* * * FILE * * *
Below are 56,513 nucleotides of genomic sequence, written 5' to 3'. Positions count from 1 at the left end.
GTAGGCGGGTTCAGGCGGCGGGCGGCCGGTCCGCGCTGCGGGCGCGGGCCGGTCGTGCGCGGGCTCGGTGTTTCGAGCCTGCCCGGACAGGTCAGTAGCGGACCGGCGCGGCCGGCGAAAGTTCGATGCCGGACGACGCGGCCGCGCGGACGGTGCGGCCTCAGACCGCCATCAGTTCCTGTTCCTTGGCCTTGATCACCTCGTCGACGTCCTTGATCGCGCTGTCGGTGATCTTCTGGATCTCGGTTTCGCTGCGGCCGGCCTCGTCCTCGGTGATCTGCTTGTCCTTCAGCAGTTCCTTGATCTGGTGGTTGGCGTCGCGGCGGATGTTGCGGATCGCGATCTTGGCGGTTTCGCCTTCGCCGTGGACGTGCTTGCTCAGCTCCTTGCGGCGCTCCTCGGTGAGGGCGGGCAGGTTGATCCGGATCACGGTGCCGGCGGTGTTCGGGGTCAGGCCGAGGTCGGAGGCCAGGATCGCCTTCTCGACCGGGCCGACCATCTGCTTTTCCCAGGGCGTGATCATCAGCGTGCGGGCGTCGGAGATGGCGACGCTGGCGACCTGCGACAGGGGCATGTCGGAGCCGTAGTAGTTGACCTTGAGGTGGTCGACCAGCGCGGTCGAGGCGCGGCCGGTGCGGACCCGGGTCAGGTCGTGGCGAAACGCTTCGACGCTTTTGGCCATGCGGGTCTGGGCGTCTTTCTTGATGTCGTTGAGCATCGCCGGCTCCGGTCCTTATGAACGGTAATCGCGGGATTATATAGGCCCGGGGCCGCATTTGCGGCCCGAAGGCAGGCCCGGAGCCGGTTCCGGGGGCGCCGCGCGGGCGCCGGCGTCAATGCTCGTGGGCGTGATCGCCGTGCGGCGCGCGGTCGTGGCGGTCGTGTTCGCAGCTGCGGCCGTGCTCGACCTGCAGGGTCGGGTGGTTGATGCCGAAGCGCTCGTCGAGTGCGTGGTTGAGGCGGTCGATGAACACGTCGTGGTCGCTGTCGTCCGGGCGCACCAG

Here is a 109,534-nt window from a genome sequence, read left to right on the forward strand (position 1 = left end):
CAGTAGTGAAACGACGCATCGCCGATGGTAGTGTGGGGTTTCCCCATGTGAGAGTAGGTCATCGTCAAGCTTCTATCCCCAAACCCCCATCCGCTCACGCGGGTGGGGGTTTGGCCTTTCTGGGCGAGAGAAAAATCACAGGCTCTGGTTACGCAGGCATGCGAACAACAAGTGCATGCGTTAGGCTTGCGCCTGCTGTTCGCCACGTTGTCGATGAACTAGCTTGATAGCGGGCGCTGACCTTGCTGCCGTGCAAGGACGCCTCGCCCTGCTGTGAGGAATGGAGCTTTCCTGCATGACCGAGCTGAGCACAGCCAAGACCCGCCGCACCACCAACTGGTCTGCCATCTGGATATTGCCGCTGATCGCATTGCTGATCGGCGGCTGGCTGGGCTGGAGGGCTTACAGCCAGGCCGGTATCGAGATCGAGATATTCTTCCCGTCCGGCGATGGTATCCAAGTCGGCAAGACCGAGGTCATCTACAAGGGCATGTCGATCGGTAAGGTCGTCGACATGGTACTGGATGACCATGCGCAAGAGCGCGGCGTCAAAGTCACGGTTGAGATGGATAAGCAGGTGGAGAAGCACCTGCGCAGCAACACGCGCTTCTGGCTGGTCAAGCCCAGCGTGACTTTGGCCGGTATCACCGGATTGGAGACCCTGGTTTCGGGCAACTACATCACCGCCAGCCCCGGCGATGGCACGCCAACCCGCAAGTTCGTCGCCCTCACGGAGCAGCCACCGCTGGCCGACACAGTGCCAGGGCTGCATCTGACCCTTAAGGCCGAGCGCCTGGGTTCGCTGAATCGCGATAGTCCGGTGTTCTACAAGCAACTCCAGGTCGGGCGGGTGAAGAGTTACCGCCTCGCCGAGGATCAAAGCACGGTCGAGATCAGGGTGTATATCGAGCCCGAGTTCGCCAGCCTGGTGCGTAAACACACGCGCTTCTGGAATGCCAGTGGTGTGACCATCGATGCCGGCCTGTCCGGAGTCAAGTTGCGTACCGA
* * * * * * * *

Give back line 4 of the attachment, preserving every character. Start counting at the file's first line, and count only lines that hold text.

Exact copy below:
CAGTAGTGAAACGACGCATCGCCGATGGTAGTGTGGGGTTTCCCCATGTGAGAGTAGGTCATCGTCAAGCTTCTATCCCCAAACCCCCATCCGCTCACGCGGGTGGGGGTTTGGCCTTTCTGGGCGAGAGAAAAATCACAGGCTCTGGTTACGCAGGCATGCGAACAACAAGTGCATGCGTTAGGCTTGCGCCTGCTGTTCGCCACGTTGTCGATGAACTAGCTTGATAGCGGGCGCTGACCTTGCTGCCGTGCAAGGACGCCTCGCCCTGCTGTGAGGAATGGAGCTTTCCTGCATGACCGAGCTGAGCACAGCCAAGACCCGCCGCACCACCAACTGGTCTGCCATCTGGATATTGCCGCTGATCGCATTGCTGATCGGCGGCTGGCTGGGCTGGAGGGCTTACAGCCAGGCCGGTATCGAGATCGAGATATTCTTCCCGTCCGGCGATGGTATCCAAGTCGGCAAGACCGAGGTCATCTACAAGGGCATGTCGATCGGTAAGGTCGTCGACATGGTACTGGATGACCATGCGCAAGAGCGCGGCGTCAAAGTCACGGTTGAGATGGATAAGCAGGTGGAGAAGCACCTGCGCAGCAACACGCGCTTCTGGCTGGTCAAGCCCAGCGTGACTTTGGCCGGTATCACCGGATTGGAGACCCTGGTTTCGGGCAACTACATCACCGCCAGCCCCGGCGATGGCACGCCAACCCGCAAGTTCGTCGCCCTCACGGAGCAGCCACCGCTGGCCGACACAGTGCCAGGGCTGCATCTGACCCTTAAGGCCGAGCGCCTGGGTTCGCTGAATCGCGATAGTCCGGTGTTCTACAAGCAACTCCAGGTCGGGCGGGTGAAGAGTTACCGCCTCGCCGAGGATCAAAGCACGGTCGAGATCAGGGTGTATATCGAGCCCGAGTTCGCCAGCCTGGTGCGTAAACACACGCGCTTCTGGAATGCCAGTGGTGTGACCATCGATGCCGGCCTGTCCGGAGTCAAGTTGCGTACCGA